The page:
I then began a journey of researching and sharing information with women about how their hormone cycles actually affect our behaviors. And that there are three predictable phases of the hormone/menstrual cycle with similar behaviors that women experience during not only their menstrual years but during their entire life time. I call this ‘Female Mystique- The Three Phases of Eve – and explain that we are ‘maidens’, mothers, and ‘wise women’ every single month. When women understand that simple concept they become empowered and instead of feeling like they have to ‘control their emotions, behaviors, or body image – they begin to ‘trust’ themselves – by understanding where they are in their hormone cycle and becoming aware of the shift in energy and the shift in emotions and behaviors. See diagram.
Many years ago, I worked at a home for at-risk adolescent girls 12 to 17 years old. Many of these girls had been sexually assaulted. I developed what I call a comprehensive menstrual health education program for the girls – that included women’s history.
I created a 11 x 17’ 30 day chart for the girls on neon-colored paper, bought markers and colorful stickers and made an art project out of tracking menstrual cycles. The data I walked away with was mind boggling. The girls would start out at the beginning of their cycle with bright colors, and a lot of stickers. But when they reached the paramenstrum the colors turned dark, and heavy. No matter the girl, her background the type of abuse she endured, her background, her weight, or body image – they all fell down what I call the ‘rabbit hole’ in their mind.
In fact, one very startling fact that I came away with is that over 90% of the girls in the program ended up in jail and then started menstruating. What does this mean? Girls are acting out premenstrually – not educated about the hormone and immune changes going on right before their period – and they are blindly acting out in a hormone rage which is exacerbated by alcohol and drugs. I personally believe that a lot of the ‘dysfunction’ and relationship breakdown in families is due to the lack of education about hormone changes and how those fluctuations affects our minds, moods, and behaviors.
3. You talk about the Rabbit Hole – please describe this?
The rabbit hole is a term I have coined describing the deep dark hole we fall down into in our brain. And we do not know how to get out. This happens to most menstruating women every three weeks and happens the week before our periods. We go along fine for three weeks – multi tasking; holding down jobs taking care of the home; chauffeuring kids; going to soccer games and meetings – and in the fourth week it all comes to a screeching halt. And everyone turns their heads – and says “What’s wrong with you?”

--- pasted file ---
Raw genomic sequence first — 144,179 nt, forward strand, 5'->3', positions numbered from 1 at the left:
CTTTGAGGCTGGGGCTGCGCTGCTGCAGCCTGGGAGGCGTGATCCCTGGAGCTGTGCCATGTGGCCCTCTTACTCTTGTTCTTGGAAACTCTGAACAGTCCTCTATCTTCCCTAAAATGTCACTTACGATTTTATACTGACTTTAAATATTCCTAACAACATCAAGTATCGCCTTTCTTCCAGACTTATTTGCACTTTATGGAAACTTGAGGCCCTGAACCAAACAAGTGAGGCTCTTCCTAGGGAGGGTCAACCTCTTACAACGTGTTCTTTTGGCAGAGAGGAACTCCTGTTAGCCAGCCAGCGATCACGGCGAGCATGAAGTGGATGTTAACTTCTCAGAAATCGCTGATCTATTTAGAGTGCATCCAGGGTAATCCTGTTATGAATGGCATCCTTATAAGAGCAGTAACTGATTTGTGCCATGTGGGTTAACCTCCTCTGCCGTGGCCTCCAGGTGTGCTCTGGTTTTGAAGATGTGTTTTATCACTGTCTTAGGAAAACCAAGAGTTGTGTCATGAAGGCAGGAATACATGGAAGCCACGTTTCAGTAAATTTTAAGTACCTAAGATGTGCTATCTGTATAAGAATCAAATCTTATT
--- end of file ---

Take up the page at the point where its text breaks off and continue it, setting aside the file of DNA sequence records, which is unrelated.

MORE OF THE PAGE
And then we say ‘What’s wrong with me?” Women do not really understand how the endocrine system functions. Our meager education has focused on reproductive health – a politically charged subject that focuses on the uterus, birth control and sex. What we have not been taught is education about how our endocrine system rhythm functions – and that is so crucial to our health and well being.
Right before we get our periods – our hormone levels decrease, our immune system becomes more comprised and our body slows down. The more hormonally imbalanced and nutritionally depleted the more severe the drop in hormones. And for a lot of women that feels like falling down the rabbit hole. Depression, anxiety, doom and gloom, hormonal rage, irritation, weight gain, cravings – all are a part of the rabbit hole. Women are unable to control their behaviors. And unable to crawl out of the rabbit hole.
I first became aware of this through my work with addicts. Addicts get caught up in a black hole or the rabbit hole of their brain. And they do not know how to get up. Now that we know that addiction is a disease of the brain that can be treated and managed, we are able create a sustainable recovery.
The same thing is true with women with hormone imbalance. If the brain is nutrated with targeted aminos, vitamins and minerals – the ‘rabbit hole’ become less deep and eventually women can climb out and not experience radical hormone changes.
There is a direct relationship between the nervous (neurological) endocrine and immune system. All three must function in synchrony for perfect health. If one of those systems is imbalanced then the other two systems become imbalanced.
4. In your work, you talk about how hormone production starts in the brain – please describe this concept and what that means for a woman in terms of her menstrual and peri-menopause cycles.
Many women believe that hormone productions begins in the ovaries – when in fact, it begins in the brain.